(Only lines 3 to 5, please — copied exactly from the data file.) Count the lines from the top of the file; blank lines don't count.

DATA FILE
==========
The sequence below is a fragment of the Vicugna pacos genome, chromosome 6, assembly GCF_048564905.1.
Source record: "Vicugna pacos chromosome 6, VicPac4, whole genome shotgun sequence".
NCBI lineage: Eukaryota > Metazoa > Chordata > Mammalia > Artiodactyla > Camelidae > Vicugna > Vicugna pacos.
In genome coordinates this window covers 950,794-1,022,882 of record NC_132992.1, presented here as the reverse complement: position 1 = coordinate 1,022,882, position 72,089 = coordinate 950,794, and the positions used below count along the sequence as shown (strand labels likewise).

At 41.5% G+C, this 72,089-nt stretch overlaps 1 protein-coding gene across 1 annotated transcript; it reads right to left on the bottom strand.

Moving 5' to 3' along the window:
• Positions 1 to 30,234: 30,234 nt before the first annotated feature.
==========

NCBI lineage: Eukaryota > Metazoa > Chordata > Mammalia > Artiodactyla > Camelidae > Vicugna > Vicugna pacos.
In genome coordinates this window covers 950,794-1,022,882 of record NC_132992.1, presented here as the reverse complement: position 1 = coordinate 1,022,882, position 72,089 = coordinate 950,794, and the positions used below count along the sequence as shown (strand labels likewise).

At 41.5% G+C, this 72,089-nt stretch overlaps 1 protein-coding gene across 1 annotated transcript; it reads right to left on the bottom strand.